antibiotic

Giant pandas produce their own antibiotic against superbugs

Monday, January 28, 2013 by: Ben Meredith
Tags: pandas, antibiotics, superbugs

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(NaturalNews) Scientists in China may have discovered the source of an innovative new antibiotic - and it comes from giant pandas.

The Life Sciences College of Nanjing Agricultural University in Nanjing, China was the site of the research, which was spurred by the World Health Organization (WHO) recognizing the necessity for more research into treatment for antibiotic-resistant Superbugs.

It was found that the blood of giant pandas contains an antibiotic compound called cathelicidin-AM. Not only does this compound kill bacteria and fungi, but it also kills bacteria significantly faster and more effectively than current, common antibiotics. In fact, the panda's cathelicidin-AM managed to kill bacteria in only an hour's time, as opposed to typical antibiotics that can take up to six hours. Furthermore, the panda antimicrobial was found to be effective against bacteria strains, both standard and drug-resistant.

It is theorized that the pandas may have developed this natural antibiotic to help stop and prevent any potential infections. Its properties are similar to those of the glycoprotein Lactoferrin, a naturally occurring component of the human body's innate immune system that acts as a bacteriocide and fungicide.

Unfortunately, giant pandas are nearing extinction due to a diminishing natural habitat, slow and shaky reproduction, and climate change. There are only 1,600 giant pandas remaining in the wild, a fact that left scientists wondering how to attain this important antibiotic.

Researchers looked into the giant panda's DNA to figure out how to synthesize the cathelicidin-AM, and they found a small molecule called a peptide. The lead researcher of the study, Dr. Xiuwen Yan, stated that genetic antibiotics are unlikelier to cause drug-resistance. He also said that there have been over 1,000 antimicrobial peptides discovered in animals, plants, and microorganisms.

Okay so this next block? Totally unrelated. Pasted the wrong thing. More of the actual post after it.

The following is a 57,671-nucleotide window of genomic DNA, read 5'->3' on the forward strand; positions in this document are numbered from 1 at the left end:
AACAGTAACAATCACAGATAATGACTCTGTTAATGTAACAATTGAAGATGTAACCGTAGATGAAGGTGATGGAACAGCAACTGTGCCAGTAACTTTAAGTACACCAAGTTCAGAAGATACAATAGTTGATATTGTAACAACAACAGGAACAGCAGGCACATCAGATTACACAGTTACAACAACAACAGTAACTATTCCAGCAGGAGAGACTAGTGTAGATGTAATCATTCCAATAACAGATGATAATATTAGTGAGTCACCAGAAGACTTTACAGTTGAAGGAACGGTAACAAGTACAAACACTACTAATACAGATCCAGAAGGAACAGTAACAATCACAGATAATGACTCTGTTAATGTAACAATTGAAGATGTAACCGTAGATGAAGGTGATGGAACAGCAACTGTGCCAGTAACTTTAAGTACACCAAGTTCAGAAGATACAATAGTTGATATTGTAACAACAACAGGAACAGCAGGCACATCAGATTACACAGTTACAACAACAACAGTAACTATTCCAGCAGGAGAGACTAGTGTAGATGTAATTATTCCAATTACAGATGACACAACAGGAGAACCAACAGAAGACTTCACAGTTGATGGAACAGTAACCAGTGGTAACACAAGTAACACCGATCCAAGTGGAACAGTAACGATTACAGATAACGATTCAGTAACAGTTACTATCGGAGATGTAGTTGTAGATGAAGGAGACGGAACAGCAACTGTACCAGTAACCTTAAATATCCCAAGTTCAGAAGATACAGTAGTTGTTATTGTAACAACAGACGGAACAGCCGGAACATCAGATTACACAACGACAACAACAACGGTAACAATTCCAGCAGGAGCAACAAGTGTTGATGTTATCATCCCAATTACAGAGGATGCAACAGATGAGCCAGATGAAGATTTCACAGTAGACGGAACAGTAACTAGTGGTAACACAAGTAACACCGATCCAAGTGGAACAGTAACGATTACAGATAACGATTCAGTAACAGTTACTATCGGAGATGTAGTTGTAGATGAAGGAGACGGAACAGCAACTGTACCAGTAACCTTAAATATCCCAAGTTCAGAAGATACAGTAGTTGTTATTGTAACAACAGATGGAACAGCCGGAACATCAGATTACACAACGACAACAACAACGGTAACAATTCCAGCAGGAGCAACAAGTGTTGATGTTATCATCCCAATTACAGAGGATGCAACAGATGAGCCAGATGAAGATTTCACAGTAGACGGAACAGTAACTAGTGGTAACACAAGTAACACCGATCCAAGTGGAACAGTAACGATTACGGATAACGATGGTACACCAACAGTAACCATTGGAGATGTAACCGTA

The WHO has shown concern about antibiotic resistance, especially because it is leading to antibiotic overuse. Dr. Margaret Chan, the WHO's director-general, said in March 2012 that overusing antibiotics is so common these days that it can turn into something very sinister for human immunity, eventually turning basic health issues like scraped knees or strep throat into possibly deadly conditions.

This antimicrobial discovery gives the research team hope for its potential. They intend to synthetically create an antibiotic to kill drug-resistant Superbugs of bacterium. They are also striving to create an antiseptic meant for cleaning surfaces that could be contaminated with Staph in hospitals. Every year in the U.S., about 100,000 hospitalized patients contract staph infections, and there are approximately 19,000 yearly deaths due to Staph.

The discovery of this peptide in the giant panda, and the capability to synthetically recreate it, gives the medical community a possible mend-all for bacterial and fungal contractions.

Sources for this article include:

http://guardianlv.com

http://www.wired.co.uk

http://www.cbsnews.com

About the author:
Ben enjoys writing about the benefits of green tea at Tendig.com, a revenue sharing site that publishes unique and interesting articles.

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